Summary: Constructional improvements must be made for increased protection against mines, torpedoes, and bombs.

    (2) High speed, the value of which has often been clearly demonstrated, could in a great number of cases not be maintained because of:
    (a) Engine trouble
    (b) Insufficient seaworthiness.

    It is therefore necessary to revert to a steam plant which, in contrast to the high pressure superheated steam plant, can be fully controlled, and to increase the power output of the engine.

    The limited seaworthiness of certain of our ship types was sharply brought out by the Propaganda Company film of the GLORIOUS operation, and by the war diary of the Commanding Admiral, Destroyers.

    Summary: Constructional improvements must be made to secure absolute seaworthiness and reliable functioning. No record-breaking performance is demanded, but rather a continuously high and reliable standard of efficiency on the part of engine and ship.

    (3) Finally it will be necessary to take measures in design or construction to make all our ships from destroyers on upwards capable of extensive service in tropical regions.

Draft signed by Schniewind


Annex 4

Berlin 2 July 1940

Naval Construction Division

Construction of Battleships and Cruisers after the war.

The ships Indicated below can be built after the end of the war on the following conditions: The Industrial facilities must be exploited to the utmost, over and beyond the provisions of the Z plan, and without taking into account the articles produced by Krupp for Russia; the construction of submarines must be curtailed greatly: One battleship of the H class requires as much work as sixty five submarines, one of the O class as much as fifty submarines.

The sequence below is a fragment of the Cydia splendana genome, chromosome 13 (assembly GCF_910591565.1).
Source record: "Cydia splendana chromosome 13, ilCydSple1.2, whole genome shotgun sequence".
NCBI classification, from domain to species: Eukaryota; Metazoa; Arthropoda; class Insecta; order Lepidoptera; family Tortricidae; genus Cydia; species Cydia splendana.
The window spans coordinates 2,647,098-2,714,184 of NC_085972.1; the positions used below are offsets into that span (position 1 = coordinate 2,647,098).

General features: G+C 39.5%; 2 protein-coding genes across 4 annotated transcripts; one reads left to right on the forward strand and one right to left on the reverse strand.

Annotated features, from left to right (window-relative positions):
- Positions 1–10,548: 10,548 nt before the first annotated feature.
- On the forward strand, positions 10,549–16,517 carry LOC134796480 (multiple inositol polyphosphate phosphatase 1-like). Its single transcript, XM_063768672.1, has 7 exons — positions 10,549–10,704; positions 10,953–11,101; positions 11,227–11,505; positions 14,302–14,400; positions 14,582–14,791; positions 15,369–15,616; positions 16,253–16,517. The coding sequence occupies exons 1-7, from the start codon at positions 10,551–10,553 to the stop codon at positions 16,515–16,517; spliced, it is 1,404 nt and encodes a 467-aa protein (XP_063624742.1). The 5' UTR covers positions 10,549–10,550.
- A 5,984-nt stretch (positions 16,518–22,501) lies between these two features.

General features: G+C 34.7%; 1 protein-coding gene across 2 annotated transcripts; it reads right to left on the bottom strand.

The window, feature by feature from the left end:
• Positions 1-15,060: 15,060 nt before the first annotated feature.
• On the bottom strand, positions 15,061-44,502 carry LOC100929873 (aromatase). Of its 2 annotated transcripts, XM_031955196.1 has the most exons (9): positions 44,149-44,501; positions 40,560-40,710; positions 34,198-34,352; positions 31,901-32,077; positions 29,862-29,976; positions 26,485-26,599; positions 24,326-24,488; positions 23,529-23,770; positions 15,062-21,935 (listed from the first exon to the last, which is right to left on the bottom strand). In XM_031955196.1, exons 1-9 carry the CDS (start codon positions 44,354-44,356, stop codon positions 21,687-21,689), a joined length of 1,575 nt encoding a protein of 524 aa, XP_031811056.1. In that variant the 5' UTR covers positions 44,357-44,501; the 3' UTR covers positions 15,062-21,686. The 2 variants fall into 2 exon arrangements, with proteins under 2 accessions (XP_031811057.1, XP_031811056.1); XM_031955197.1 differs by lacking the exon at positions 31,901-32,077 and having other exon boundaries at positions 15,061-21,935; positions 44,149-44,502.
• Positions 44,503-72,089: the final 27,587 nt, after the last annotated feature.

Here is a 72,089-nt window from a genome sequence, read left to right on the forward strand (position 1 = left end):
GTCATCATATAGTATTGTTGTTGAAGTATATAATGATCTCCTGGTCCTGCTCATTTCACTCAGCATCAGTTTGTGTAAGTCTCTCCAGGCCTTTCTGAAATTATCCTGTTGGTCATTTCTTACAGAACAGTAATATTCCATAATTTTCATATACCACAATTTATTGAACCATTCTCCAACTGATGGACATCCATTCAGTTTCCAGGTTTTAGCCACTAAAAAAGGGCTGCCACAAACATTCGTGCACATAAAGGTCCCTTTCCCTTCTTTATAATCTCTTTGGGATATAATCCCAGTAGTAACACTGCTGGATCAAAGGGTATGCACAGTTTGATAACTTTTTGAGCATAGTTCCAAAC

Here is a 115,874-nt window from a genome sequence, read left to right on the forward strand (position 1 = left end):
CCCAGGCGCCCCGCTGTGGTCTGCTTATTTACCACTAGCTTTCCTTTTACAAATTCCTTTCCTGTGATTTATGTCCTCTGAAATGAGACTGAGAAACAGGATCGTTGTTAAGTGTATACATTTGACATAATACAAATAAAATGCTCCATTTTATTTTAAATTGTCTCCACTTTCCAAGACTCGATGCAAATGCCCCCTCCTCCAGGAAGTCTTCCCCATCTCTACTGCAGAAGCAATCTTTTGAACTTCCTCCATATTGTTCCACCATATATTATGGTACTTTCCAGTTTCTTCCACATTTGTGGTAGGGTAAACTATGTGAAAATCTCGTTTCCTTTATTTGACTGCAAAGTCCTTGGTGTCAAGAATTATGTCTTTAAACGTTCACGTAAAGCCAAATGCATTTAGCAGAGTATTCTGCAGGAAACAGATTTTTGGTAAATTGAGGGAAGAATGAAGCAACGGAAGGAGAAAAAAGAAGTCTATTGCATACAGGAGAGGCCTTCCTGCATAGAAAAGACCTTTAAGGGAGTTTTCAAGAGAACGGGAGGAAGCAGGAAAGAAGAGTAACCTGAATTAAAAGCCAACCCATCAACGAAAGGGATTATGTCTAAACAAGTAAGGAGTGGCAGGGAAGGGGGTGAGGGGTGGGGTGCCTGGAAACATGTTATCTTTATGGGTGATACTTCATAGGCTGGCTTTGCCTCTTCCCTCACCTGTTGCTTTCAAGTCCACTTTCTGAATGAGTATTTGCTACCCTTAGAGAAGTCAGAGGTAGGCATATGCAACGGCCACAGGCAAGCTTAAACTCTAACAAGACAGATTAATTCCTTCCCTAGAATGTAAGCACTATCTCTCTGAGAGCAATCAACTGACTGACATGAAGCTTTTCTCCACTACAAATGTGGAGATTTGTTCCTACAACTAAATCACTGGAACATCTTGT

H-class battleship:

1 ship at Blohm and Voss . . . Construction to be continued immediately
1 ship at Deschimag . . . Three months after the war
1 ship of the same or improved type at the Deutschen Werke . . . Twelve months after the war
1 ship at the naval shipyard at Wilhelmshaven . . . Eighteen months after the war

The third and fourth ships cannot be built any earlier because Krupps capacity for manufacturing the necessary cemented armor plate is limited.

O-class battleship:

1 ship at the Deutschen Werke . . . Three months after the war
1 ship at the naval shipyard at Wilhelmshaven . . . Five months after the war
1 ship at Schichau, Danzig . . . Five months after the war

Two or three M class cruisers for independent operations in the Atlantic can be built simultaneously. Up to six scout cruisers (small cruisers to operate in cooperation with the battleships in the Atlantic) can go into construction within twelve months after the end of the war.

Building time for:

H-class battleship: about forty eight months
O-class battleship: about thirty nine months
M-class cruiser: about thirty months
Scout cruiser: about twenty four to twenty seven months

An appendix contains sketches for H and O-class battleships and two new plans for battleships of H class (Tr.N.: Appendix not attached.)

Naval Construction Division